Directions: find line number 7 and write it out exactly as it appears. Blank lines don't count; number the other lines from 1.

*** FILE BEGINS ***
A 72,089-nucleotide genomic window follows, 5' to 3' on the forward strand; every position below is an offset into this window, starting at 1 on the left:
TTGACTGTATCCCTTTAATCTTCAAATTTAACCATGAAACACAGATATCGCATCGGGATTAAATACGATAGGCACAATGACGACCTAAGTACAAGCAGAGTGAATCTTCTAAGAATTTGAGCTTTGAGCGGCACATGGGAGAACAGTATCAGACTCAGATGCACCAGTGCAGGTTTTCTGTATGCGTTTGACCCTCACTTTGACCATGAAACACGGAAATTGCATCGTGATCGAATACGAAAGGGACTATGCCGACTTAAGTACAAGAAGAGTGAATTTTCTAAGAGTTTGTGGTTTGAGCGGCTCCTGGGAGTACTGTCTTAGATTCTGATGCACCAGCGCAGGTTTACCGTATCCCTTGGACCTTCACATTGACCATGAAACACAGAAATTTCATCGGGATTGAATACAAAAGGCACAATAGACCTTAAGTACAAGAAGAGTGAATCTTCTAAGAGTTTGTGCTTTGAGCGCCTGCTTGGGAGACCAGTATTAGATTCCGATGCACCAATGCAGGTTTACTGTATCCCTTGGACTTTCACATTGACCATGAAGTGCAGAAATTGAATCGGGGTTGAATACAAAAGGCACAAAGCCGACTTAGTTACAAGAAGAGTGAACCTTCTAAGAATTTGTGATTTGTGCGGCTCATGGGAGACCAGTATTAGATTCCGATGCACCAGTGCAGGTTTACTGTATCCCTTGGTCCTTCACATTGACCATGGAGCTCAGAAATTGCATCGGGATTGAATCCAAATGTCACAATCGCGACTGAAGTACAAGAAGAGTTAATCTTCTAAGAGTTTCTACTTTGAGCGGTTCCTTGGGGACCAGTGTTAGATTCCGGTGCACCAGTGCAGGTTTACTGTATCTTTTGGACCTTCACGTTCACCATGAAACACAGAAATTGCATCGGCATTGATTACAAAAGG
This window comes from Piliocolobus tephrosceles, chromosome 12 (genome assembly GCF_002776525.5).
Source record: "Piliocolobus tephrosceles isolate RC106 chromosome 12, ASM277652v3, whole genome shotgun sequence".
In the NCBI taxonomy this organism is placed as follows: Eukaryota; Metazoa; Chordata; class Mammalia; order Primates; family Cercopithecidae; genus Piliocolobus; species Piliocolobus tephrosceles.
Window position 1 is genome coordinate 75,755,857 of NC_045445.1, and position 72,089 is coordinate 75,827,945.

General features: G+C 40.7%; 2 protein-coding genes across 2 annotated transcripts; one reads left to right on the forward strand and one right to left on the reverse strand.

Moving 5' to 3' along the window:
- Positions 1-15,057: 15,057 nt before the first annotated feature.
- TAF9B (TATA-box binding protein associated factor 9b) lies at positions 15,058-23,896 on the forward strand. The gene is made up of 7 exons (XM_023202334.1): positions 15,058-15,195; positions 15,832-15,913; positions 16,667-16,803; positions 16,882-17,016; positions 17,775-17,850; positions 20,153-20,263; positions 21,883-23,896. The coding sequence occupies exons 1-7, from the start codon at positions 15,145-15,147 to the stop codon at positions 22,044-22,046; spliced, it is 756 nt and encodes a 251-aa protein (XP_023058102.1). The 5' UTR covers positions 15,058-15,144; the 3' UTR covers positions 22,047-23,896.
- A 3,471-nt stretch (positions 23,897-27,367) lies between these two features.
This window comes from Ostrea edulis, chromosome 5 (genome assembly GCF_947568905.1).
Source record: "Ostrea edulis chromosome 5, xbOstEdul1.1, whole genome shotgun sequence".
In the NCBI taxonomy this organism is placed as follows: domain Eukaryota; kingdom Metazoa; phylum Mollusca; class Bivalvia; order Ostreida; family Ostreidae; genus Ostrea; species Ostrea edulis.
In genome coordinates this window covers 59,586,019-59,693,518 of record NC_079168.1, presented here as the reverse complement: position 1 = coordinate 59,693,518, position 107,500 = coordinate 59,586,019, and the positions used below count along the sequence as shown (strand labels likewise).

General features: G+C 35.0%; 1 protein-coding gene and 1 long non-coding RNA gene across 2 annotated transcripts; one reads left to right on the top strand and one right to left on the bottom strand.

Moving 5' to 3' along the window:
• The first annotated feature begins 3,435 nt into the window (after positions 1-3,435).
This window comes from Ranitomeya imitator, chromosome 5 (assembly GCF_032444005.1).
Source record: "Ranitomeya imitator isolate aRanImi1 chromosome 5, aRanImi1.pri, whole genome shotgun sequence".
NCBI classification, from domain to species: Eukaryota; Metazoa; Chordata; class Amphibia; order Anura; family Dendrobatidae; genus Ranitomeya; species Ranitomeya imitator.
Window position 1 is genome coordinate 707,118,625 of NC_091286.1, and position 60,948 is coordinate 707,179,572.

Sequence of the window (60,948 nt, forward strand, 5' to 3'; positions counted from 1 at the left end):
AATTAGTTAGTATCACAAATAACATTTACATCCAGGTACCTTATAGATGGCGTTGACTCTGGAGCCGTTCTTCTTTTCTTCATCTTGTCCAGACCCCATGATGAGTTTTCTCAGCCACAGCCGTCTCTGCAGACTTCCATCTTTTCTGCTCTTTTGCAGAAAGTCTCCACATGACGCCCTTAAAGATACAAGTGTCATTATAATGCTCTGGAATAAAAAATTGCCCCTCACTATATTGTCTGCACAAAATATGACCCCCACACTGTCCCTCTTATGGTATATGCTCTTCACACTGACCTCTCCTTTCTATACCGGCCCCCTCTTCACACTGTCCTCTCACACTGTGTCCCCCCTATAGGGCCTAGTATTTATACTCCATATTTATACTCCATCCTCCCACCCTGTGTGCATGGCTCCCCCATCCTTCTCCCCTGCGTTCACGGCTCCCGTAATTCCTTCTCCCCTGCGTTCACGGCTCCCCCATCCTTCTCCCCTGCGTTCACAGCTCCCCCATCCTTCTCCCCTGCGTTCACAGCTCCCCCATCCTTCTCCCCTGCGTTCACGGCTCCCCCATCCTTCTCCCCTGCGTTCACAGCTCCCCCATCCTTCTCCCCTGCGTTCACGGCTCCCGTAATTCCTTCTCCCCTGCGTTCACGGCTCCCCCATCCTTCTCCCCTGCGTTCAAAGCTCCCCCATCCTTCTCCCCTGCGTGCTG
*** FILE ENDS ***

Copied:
General features: G+C 40.7%; 2 protein-coding genes across 2 annotated transcripts; one reads left to right on the forward strand and one right to left on the reverse strand.